Opportunities and challenges to think through before pursuing the Manufacturing, Maquiladora and Export Services Industry program (IMMEX).
August 7, 2019
By Marcos Carrasco Menchaca, Foley & Lardner LLP
When automotive part manufacturers or suppliers are looking to settle operations in Mexico, they typically request guidance regarding incorporation into the IMMEX (Manufacturing, Maquiladora and Export Services Industry) program.
Among the reasons to request such an incorporation, I usually hear that they have been asked by their clients to obtain it so that the client may receive temporary imported goods without having to pay duties and applicable taxes upon the client’s transfer, and can acquire the goods without paying Value Added Tax (VAT) upon their sale.
The IMMEX program offers economic benefits to qualifying companies that import goods into Mexico to be used in the manufacture of final products that are then returned abroad, or in rendering export-related services (including warehousing and distribution, among others). However, before rushing to obtain an authorization to operate under the IMMEX program, companies need to fully understand the program’s modalities, benefits and primary obligations.
Furthermore, before moving forward, a company should conduct a thorough analysis to determine if operating under the IMMEX program will actually benefit it, or if there may be other – simpler – trade facilitation instruments in Mexico from which they may benefit instead (e.g., when applicable, diminished import duties through Sectorial Programs known as PROSEC, or duty drawbacks). This is important to consider first, as the IMMEX program entails significant administrative burdens to authorized companies and non-compliance might have serious tax and even possibly criminal consequences.
Below you will find a brief explanation of the IMMEX program, how is it obtained, its modalities, benefits and the main obligations to comply with.
The IMMEX program characteristics, modalities, and requirements to obtain an authorization are found in what is known as the IMMEX Decree (formally, the Decree for the Promotion of the Manufacturing, Maquila and Export Services Industries), as well as in the General Foreign Trade Rules and Criteria issued by the Mexican Ministry of Economy.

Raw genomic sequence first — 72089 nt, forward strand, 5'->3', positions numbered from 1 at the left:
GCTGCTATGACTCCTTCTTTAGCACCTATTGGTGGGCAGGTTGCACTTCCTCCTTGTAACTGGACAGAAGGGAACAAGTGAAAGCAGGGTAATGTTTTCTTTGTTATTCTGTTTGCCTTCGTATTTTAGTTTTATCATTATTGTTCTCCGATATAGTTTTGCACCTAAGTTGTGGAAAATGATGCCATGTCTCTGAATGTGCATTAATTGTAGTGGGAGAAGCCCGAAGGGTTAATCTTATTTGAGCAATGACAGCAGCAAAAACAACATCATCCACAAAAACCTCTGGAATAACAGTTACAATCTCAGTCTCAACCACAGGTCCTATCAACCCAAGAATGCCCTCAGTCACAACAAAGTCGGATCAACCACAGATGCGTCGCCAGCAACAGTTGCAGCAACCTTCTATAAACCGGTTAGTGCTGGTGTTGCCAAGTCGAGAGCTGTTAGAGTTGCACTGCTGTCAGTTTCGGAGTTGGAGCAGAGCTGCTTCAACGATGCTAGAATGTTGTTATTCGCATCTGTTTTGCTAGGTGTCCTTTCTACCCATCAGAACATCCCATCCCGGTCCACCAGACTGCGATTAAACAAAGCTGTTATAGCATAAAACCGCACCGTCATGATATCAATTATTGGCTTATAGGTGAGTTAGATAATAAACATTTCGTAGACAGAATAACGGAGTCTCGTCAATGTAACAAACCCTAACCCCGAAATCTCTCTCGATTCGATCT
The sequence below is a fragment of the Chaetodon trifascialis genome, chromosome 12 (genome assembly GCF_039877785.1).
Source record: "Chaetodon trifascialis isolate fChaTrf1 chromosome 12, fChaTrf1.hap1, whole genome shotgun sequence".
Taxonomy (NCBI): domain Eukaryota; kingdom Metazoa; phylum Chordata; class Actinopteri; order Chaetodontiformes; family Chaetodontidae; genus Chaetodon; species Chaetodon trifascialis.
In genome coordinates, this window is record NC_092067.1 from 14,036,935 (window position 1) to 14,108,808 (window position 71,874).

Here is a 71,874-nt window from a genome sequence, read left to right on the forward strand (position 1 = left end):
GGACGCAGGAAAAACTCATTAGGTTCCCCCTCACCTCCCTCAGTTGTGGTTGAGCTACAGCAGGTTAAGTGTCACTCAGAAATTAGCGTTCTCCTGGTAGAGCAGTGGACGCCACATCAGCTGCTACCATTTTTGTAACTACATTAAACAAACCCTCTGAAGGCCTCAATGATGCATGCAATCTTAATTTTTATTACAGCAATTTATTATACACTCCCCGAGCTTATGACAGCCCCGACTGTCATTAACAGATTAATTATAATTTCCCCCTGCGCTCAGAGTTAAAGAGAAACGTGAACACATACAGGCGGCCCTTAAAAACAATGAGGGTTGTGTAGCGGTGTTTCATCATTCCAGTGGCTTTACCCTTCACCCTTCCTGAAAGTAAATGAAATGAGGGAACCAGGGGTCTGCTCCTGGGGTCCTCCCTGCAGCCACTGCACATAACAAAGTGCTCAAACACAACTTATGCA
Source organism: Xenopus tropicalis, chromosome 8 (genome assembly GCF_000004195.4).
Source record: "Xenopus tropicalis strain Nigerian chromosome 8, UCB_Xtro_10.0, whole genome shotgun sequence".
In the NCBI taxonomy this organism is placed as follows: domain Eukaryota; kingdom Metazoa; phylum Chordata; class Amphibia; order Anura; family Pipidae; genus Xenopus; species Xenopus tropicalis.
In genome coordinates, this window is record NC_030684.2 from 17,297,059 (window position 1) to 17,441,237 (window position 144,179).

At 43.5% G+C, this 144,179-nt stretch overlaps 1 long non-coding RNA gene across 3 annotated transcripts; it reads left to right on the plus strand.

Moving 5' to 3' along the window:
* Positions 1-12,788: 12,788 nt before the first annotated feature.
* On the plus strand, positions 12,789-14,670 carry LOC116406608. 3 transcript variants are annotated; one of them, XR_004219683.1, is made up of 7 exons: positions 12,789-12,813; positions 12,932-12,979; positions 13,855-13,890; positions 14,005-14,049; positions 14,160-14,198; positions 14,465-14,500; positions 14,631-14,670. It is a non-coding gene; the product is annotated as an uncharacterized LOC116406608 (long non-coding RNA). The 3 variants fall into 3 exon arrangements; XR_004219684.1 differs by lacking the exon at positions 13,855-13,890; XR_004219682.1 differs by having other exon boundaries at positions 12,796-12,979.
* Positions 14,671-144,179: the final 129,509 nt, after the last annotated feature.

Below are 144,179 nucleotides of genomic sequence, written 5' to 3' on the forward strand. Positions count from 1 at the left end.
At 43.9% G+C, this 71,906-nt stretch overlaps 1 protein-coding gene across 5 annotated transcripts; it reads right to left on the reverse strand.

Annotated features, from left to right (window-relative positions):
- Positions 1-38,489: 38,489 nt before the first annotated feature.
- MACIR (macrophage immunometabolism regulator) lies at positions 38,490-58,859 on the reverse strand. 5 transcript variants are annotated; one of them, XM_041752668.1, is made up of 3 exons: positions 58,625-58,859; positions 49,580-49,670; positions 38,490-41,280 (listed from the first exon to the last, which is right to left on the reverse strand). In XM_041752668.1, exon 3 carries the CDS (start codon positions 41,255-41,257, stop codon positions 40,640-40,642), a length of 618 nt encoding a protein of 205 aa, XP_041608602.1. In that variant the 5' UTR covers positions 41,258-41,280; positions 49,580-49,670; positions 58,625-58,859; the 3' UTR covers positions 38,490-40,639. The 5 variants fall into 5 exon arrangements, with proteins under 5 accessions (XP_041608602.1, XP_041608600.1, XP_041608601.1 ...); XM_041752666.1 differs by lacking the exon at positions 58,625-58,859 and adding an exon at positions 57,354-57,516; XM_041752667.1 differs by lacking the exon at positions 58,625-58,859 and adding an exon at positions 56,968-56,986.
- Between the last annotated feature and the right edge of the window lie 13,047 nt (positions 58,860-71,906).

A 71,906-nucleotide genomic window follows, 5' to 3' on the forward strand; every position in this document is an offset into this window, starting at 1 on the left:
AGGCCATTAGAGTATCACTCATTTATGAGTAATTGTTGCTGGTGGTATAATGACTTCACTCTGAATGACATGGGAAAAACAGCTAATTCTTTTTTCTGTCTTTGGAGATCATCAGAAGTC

The IMMEX Decree establishes 5 modalities under which an IMMEX program may be authorized. Within the most popular modalities in which companies enroll in the program, we find the (i) industrial, (ii) services and (iii) shelter options.
As a general rule, IMMEX authorized companies are entitled to import machinery, equipment and raw materials under a temporary basis, and take advantage of particular benefits upon such importations. For instance, they may benefit from an exemption in the payment of import duties, use preferential fixed customs processing fees and, when applicable, be exempted from the payment of antidumping or countervailing duties. It is worth noting that duties need to be paid upon the temporary importation of machinery and equipment.
While machinery and equipment may remain imported under a temporary basis and kept in Mexico under the IMMEX program as long as it is in effect, raw materials may remain in Mexico only for 18 months (as a general rule), time during which they must be incorporated into finished goods and exported, or imported on a definitive basis.
Depending on the specific operation to be realized by the IMMEX-authorized company, the permanence period may be reduced to 6 months. When an IMMEX company receives products from another IMMEX, the receiving company may virtually import them under a temporary basis. The period of time for this particular virtual importation would be 6 months instead of 18.